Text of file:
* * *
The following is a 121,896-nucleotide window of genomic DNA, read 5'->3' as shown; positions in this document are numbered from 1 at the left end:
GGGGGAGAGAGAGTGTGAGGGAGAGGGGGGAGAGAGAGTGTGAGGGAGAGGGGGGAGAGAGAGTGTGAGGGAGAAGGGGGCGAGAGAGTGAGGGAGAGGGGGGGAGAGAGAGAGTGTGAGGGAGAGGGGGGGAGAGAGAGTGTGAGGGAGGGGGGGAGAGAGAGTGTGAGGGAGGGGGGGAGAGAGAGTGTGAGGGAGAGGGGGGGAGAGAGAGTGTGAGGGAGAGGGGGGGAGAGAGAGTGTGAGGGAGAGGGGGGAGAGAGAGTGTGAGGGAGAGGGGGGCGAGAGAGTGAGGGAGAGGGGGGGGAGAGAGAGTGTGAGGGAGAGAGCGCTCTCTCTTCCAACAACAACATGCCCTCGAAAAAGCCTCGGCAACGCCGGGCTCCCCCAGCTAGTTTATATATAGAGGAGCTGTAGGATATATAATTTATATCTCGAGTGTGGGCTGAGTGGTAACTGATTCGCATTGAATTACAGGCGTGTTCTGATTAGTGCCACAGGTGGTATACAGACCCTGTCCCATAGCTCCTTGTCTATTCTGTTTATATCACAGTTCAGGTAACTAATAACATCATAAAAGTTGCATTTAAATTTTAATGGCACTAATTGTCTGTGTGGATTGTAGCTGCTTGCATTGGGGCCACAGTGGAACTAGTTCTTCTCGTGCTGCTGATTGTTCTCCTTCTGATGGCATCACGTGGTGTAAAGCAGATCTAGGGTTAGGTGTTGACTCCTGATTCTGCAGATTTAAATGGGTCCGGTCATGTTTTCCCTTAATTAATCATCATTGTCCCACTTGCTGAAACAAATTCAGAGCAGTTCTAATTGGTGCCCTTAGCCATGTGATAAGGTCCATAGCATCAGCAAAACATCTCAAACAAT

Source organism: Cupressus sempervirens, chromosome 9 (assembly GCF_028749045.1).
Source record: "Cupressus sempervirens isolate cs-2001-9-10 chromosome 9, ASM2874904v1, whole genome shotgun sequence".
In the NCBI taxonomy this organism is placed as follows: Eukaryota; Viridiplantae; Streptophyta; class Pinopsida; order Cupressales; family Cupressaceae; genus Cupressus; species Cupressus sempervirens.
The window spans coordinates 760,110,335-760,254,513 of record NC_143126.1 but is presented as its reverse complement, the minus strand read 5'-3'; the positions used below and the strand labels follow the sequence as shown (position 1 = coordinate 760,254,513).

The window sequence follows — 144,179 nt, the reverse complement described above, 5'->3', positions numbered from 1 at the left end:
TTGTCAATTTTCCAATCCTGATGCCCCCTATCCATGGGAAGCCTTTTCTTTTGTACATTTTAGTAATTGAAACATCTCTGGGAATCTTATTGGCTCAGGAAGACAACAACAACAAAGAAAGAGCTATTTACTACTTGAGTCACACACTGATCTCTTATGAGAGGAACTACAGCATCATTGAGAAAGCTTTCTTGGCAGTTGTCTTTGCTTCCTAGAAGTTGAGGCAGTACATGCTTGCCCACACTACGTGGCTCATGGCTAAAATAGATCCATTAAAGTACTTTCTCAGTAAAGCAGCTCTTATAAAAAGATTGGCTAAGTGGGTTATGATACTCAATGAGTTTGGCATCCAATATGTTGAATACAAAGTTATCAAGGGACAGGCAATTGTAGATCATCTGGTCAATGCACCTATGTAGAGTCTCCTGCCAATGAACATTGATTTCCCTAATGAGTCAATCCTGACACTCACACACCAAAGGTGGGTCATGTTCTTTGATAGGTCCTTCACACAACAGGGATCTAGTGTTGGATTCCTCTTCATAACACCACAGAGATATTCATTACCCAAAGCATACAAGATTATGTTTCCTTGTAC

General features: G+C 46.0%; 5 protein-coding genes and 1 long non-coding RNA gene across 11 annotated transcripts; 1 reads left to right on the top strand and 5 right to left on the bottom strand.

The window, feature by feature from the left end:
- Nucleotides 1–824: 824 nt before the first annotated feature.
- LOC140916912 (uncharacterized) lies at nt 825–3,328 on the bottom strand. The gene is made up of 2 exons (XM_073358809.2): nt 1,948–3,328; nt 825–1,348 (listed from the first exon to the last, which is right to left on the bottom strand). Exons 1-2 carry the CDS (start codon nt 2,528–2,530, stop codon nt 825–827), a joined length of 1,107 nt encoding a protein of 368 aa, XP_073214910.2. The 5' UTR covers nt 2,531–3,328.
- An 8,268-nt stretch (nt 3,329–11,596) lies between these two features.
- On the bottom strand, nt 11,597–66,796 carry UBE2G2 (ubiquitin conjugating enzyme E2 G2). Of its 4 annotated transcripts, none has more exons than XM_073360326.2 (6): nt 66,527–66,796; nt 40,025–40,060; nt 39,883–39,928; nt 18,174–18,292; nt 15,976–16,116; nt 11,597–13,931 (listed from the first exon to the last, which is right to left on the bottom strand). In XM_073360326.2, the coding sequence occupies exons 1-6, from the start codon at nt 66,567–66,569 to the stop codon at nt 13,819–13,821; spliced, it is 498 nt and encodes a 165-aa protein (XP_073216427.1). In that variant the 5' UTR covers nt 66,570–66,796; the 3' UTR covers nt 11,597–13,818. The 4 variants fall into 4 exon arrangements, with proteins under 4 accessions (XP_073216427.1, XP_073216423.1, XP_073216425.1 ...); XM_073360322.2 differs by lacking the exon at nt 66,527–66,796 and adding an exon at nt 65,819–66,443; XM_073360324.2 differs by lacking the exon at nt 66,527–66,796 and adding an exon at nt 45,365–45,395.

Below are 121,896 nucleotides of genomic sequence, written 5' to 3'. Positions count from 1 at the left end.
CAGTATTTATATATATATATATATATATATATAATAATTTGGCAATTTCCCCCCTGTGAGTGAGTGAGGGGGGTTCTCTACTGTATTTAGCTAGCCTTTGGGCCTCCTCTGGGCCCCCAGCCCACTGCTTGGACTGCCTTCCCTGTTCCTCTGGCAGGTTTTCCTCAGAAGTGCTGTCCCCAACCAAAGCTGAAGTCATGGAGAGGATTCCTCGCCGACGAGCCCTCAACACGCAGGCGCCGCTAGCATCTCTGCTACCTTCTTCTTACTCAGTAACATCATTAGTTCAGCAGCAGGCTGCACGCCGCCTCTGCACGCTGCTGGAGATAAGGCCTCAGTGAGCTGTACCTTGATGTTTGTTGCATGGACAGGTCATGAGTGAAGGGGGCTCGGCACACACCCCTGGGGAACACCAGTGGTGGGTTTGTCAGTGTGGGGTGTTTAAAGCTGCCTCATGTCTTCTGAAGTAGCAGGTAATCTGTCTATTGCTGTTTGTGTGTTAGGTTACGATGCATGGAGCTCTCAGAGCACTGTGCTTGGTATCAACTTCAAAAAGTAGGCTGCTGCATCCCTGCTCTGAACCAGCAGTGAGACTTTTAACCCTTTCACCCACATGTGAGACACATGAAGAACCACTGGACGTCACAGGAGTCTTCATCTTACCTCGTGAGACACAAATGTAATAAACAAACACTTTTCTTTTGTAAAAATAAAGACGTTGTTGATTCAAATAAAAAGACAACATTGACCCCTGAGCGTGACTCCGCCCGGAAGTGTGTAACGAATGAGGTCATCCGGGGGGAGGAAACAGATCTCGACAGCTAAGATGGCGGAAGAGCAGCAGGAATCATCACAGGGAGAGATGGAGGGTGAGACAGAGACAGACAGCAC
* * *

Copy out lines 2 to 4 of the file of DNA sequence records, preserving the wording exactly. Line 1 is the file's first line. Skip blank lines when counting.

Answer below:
GGGGGAGAGAGAGTGTGAGGGAGAGGGGGGAGAGAGAGTGTGAGGGAGAGGGGGGAGAGAGAGTGTGAGGGAGAAGGGGGCGAGAGAGTGAGGGAGAGGGGGGGAGAGAGAGAGTGTGAGGGAGAGGGGGGGAGAGAGAGTGTGAGGGAGGGGGGGAGAGAGAGTGTGAGGGAGGGGGGGAGAGAGAGTGTGAGGGAGAGGGGGGGAGAGAGAGTGTGAGGGAGAGGGGGGGAGAGAGAGTGTGAGGGAGAGGGGGGAGAGAGAGTGTGAGGGAGAGGGGGGCGAGAGAGTGAGGGAGAGGGGGGGGAGAGAGAGTGTGAGGGAGAGAGCGCTCTCTCTTCCAACAACAACATGCCCTCGAAAAAGCCTCGGCAACGCCGGGCTCCCCCAGCTAGTTTATATATAGAGGAGCTGTAGGATATATAATTTATATCTCGAGTGTGGGCTGAGTGGTAACTGATTCGCATTGAATTACAGGCGTGTTCTGATTAGTGCCACAGGTGGTATACAGACCCTGTCCCATAGCTCCTTGTCTATTCTGTTTATATCACAGTTCAGGTAACTAATAACATCATAAAAGTTGCATTTAAATTTTAATGGCACTAATTGTCTGTGTGGATTGTAGCTGCTTGCATTGGGGCCACAGTGGAACTAGTTCTTCTCGTGCTGCTGATTGTTCTCCTTCTGATGGCATCACGTGGTGTAAAGCAGATCTAGGGTTAGGTGTTGACTCCTGATTCTGCAGATTTAAATGGGTCCGGTCATGTTTTCCCTTAATTAATCATCATTGTCCCACTTGCTGAAACAAATTCAGAGCAGTTCTAATTGGTGCCCTTAGCCATGTGATAAGGTCCATAGCATCAGCAAAACATCTCAAACAAT

Source organism: Cupressus sempervirens, chromosome 9 (assembly GCF_028749045.1).
Source record: "Cupressus sempervirens isolate cs-2001-9-10 chromosome 9, ASM2874904v1, whole genome shotgun sequence".